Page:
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Information about Denileukin Diftitox
Denileukin diftitox is a recombinant fusion protein of human interleukin-2 (IL-2) attached to diphtheria toxin fragments A and B that is used as an antineoplastic agent to treat cutaneous T cell lymphomas that express IL-2 receptors.
Liver safety of Denileukin Diftitox
Mechanism of action of Denileukin Diftitox
Denileukin (den" i loo' kin) diftitox (dif' ti tox) is a fusion protein that combines human interleukin-2 (IL-2) with diphtheria toxin fragments A and B.
FDA approval information for Denileukin Diftitox
Denileukin diftitox was approved for use in the United States in 1999 and the indications remain limited to therapy of refractory cutaneous T cell lymphomas that express the CD25 component of the IL-2 receptor on the surface of the malignant cells. Once taken up by the cells expressing the IL-2 receptor, the diphtheria toxin is released into the cytoplasm causing cell death.
Dosage and administration for Denileukin Diftitox
Denileukin diftitox is available in solution in 2 mL single use vials of 150 µg/mL under the brand name Ontak. The typical dose is 9 to 18 µg/kg given intravenously once daily for 5 consecutive days every 21 days for up to 8 cycles.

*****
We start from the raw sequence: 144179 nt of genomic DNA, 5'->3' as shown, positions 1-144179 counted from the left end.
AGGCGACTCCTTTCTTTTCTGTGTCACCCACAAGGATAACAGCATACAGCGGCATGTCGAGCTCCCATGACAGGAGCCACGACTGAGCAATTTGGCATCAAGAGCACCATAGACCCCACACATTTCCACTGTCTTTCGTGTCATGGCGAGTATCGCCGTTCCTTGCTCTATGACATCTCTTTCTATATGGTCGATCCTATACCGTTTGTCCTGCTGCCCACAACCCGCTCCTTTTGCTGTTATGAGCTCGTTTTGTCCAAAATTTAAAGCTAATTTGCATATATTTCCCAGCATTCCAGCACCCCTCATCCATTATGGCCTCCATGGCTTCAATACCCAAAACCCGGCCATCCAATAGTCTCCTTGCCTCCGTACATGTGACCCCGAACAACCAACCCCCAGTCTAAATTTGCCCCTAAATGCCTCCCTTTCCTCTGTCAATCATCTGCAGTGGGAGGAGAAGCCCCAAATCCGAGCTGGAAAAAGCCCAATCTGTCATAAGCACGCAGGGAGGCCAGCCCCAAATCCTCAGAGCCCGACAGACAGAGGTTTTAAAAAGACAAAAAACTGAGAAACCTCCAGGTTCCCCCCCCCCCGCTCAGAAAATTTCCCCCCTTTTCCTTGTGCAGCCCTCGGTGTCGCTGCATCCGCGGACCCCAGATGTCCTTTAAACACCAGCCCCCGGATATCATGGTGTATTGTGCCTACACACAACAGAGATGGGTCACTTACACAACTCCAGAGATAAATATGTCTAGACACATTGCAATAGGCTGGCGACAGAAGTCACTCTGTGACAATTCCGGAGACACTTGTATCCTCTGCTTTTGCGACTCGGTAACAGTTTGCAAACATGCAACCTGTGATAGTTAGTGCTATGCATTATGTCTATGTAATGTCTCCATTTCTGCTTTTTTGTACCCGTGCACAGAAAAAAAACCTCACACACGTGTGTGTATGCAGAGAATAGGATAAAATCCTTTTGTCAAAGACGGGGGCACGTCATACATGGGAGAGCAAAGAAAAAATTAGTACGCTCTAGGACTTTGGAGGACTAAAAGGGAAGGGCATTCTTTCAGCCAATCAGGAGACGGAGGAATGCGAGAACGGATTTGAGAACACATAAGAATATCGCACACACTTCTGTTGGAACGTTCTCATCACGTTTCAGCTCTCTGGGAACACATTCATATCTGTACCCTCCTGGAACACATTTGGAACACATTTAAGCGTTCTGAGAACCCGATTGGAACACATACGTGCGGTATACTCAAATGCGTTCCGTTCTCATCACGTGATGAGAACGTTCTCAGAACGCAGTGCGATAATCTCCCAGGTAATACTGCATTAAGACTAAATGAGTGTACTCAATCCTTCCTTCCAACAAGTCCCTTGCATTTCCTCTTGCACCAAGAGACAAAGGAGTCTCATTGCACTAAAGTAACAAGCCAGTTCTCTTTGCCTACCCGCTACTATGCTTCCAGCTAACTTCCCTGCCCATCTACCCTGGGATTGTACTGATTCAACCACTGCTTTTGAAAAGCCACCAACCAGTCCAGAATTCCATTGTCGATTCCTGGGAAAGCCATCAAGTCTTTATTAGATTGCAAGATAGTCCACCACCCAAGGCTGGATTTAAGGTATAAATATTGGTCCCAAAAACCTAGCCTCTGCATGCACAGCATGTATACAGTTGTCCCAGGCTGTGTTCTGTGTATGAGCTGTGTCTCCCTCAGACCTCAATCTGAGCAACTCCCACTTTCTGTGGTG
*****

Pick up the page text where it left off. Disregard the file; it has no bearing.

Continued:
Side effects of Denileukin Diftitox
side effects are common with denileukin diftitox therapy, and it should be administered in a hospital setting under the supervision of physicians experienced in the use of anticancer agents. Common side effects include fatigue, fever, chills, nausea, diarrhea, arthralgia, headache and rash. Up to 25% of patients develop capillary leak syndrome leading to peripheral edema, hypotension and renal insufficiency and can cause shock, pulmonary edema, renal failure and death. Less common but potentially severe adverse reactions include anaphylaxis, severe infections, thrombotic events and pancreatitis.